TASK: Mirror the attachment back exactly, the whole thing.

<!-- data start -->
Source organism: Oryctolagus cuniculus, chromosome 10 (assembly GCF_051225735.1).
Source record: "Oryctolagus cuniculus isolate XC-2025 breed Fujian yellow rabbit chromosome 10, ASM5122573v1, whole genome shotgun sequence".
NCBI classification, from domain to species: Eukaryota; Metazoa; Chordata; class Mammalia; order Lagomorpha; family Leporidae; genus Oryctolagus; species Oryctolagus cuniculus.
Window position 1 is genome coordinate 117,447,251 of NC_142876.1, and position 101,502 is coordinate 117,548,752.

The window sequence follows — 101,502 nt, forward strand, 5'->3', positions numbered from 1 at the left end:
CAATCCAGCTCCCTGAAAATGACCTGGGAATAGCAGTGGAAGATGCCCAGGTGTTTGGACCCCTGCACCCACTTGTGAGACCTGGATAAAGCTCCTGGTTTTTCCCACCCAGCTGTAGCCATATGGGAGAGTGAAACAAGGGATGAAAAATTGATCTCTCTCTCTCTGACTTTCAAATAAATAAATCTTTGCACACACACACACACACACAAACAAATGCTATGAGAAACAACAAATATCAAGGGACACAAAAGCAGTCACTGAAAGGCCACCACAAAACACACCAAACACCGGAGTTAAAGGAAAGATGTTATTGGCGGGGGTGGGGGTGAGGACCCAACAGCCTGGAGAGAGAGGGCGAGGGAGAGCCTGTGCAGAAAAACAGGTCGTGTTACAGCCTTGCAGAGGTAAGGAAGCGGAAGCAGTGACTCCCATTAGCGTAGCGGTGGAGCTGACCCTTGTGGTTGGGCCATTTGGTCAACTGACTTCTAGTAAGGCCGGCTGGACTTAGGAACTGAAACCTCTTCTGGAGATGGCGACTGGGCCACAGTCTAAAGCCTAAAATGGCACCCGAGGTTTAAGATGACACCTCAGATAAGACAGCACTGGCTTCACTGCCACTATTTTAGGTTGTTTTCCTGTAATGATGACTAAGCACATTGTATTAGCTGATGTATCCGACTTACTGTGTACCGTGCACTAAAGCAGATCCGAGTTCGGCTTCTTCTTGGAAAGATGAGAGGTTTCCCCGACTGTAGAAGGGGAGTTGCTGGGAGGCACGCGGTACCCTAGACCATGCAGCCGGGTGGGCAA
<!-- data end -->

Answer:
Source organism: Oryctolagus cuniculus, chromosome 10 (assembly GCF_051225735.1).
Source record: "Oryctolagus cuniculus isolate XC-2025 breed Fujian yellow rabbit chromosome 10, ASM5122573v1, whole genome shotgun sequence".
NCBI classification, from domain to species: Eukaryota; Metazoa; Chordata; class Mammalia; order Lagomorpha; family Leporidae; genus Oryctolagus; species Oryctolagus cuniculus.
Window position 1 is genome coordinate 117,447,251 of NC_142876.1, and position 101,502 is coordinate 117,548,752.

The window sequence follows — 101,502 nt, forward strand, 5'->3', positions numbered from 1 at the left end:
CAATCCAGCTCCCTGAAAATGACCTGGGAATAGCAGTGGAAGATGCCCAGGTGTTTGGACCCCTGCACCCACTTGTGAGACCTGGATAAAGCTCCTGGTTTTTCCCACCCAGCTGTAGCCATATGGGAGAGTGAAACAAGGGATGAAAAATTGATCTCTCTCTCTCTGACTTTCAAATAAATAAATCTTTGCACACACACACACACACACAAACAAATGCTATGAGAAACAACAAATATCAAGGGACACAAAAGCAGTCACTGAAAGGCCACCACAAAACACACCAAACACCGGAGTTAAAGGAAAGATGTTATTGGCGGGGGTGGGGGTGAGGACCCAACAGCCTGGAGAGAGAGGGCGAGGGAGAGCCTGTGCAGAAAAACAGGTCGTGTTACAGCCTTGCAGAGGTAAGGAAGCGGAAGCAGTGACTCCCATTAGCGTAGCGGTGGAGCTGACCCTTGTGGTTGGGCCATTTGGTCAACTGACTTCTAGTAAGGCCGGCTGGACTTAGGAACTGAAACCTCTTCTGGAGATGGCGACTGGGCCACAGTCTAAAGCCTAAAATGGCACCCGAGGTTTAAGATGACACCTCAGATAAGACAGCACTGGCTTCACTGCCACTATTTTAGGTTGTTTTCCTGTAATGATGACTAAGCACATTGTATTAGCTGATGTATCCGACTTACTGTGTACCGTGCACTAAAGCAGATCCGAGTTCGGCTTCTTCTTGGAAAGATGAGAGGTTTCCCCGACTGTAGAAGGGGAGTTGCTGGGAGGCACGCGGTACCCTAGACCATGCAGCCGGGTGGGCAA